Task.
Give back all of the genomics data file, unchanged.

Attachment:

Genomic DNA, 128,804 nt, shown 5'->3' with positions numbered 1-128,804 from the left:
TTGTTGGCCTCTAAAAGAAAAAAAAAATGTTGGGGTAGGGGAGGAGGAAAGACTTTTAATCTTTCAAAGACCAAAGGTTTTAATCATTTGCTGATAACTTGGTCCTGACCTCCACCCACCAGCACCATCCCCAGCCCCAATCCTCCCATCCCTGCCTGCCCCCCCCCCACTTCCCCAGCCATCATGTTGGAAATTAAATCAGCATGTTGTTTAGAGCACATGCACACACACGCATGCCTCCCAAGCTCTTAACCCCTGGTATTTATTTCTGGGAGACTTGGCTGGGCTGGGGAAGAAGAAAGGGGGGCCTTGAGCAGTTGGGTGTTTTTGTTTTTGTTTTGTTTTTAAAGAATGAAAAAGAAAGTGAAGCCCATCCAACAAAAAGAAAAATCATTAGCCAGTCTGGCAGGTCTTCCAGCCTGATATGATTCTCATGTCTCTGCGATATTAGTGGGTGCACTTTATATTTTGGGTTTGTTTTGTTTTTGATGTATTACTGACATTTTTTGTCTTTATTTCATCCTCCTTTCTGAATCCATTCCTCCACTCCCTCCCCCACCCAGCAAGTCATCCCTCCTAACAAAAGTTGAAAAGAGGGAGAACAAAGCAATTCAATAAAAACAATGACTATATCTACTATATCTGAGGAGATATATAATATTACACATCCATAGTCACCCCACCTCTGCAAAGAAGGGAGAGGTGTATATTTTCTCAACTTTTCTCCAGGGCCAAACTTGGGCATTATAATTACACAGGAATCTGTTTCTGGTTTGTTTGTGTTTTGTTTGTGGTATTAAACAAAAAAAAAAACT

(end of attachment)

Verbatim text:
Genomic DNA, 128,804 nt, shown 5'->3' with positions numbered 1-128,804 from the left:
TTGTTGGCCTCTAAAAGAAAAAAAAAATGTTGGGGTAGGGGAGGAGGAAAGACTTTTAATCTTTCAAAGACCAAAGGTTTTAATCATTTGCTGATAACTTGGTCCTGACCTCCACCCACCAGCACCATCCCCAGCCCCAATCCTCCCATCCCTGCCTGCCCCCCCCCCACTTCCCCAGCCATCATGTTGGAAATTAAATCAGCATGTTGTTTAGAGCACATGCACACACACGCATGCCTCCCAAGCTCTTAACCCCTGGTATTTATTTCTGGGAGACTTGGCTGGGCTGGGGAAGAAGAAAGGGGGGCCTTGAGCAGTTGGGTGTTTTTGTTTTTGTTTTGTTTTTAAAGAATGAAAAAGAAAGTGAAGCCCATCCAACAAAAAGAAAAATCATTAGCCAGTCTGGCAGGTCTTCCAGCCTGATATGATTCTCATGTCTCTGCGATATTAGTGGGTGCACTTTATATTTTGGGTTTGTTTTGTTTTTGATGTATTACTGACATTTTTTGTCTTTATTTCATCCTCCTTTCTGAATCCATTCCTCCACTCCCTCCCCCACCCAGCAAGTCATCCCTCCTAACAAAAGTTGAAAAGAGGGAGAACAAAGCAATTCAATAAAAACAATGACTATATCTACTATATCTGAGGAGATATATAATATTACACATCCATAGTCACCCCACCTCTGCAAAGAAGGGAGAGGTGTATATTTTCTCAACTTTTCTCCAGGGCCAAACTTGGGCATTATAATTACACAGGAATCTGTTTCTGGTTTGTTTGTGTTTTGTTTGTGGTATTAAACAAAAAAAAAAACT